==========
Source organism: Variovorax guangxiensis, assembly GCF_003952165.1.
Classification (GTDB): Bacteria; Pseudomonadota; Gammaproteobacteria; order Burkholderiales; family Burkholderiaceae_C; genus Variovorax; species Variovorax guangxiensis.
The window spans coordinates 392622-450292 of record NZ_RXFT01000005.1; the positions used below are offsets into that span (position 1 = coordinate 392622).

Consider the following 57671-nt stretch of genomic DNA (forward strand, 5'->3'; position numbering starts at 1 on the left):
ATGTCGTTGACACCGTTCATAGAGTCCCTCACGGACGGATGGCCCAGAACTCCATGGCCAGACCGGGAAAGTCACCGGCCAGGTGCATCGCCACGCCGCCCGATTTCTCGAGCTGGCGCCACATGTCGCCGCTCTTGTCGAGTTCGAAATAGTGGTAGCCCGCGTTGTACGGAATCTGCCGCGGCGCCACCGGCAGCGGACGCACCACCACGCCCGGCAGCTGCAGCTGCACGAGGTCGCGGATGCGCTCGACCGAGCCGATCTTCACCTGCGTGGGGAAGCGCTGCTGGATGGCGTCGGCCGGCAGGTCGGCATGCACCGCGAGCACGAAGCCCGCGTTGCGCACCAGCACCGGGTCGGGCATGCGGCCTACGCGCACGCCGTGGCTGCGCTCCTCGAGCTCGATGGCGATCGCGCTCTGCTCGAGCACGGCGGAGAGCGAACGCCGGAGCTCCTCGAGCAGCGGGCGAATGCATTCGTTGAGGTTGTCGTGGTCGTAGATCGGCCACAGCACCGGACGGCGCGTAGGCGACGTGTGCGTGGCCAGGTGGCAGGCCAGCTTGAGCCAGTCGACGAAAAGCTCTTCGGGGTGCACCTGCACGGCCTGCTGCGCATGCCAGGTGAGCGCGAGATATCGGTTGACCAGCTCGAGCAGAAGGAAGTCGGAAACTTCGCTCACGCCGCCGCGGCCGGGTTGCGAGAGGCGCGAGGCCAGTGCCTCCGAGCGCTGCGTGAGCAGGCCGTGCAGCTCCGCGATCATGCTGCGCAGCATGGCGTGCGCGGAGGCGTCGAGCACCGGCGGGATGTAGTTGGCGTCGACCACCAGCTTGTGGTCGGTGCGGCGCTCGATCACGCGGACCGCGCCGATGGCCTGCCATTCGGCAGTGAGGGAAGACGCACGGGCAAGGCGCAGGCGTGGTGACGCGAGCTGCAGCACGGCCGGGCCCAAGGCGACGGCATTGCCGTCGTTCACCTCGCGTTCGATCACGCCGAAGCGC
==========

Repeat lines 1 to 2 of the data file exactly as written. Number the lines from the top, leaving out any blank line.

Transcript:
Source organism: Variovorax guangxiensis, assembly GCF_003952165.1.
Classification (GTDB): Bacteria; Pseudomonadota; Gammaproteobacteria; order Burkholderiales; family Burkholderiaceae_C; genus Variovorax; species Variovorax guangxiensis.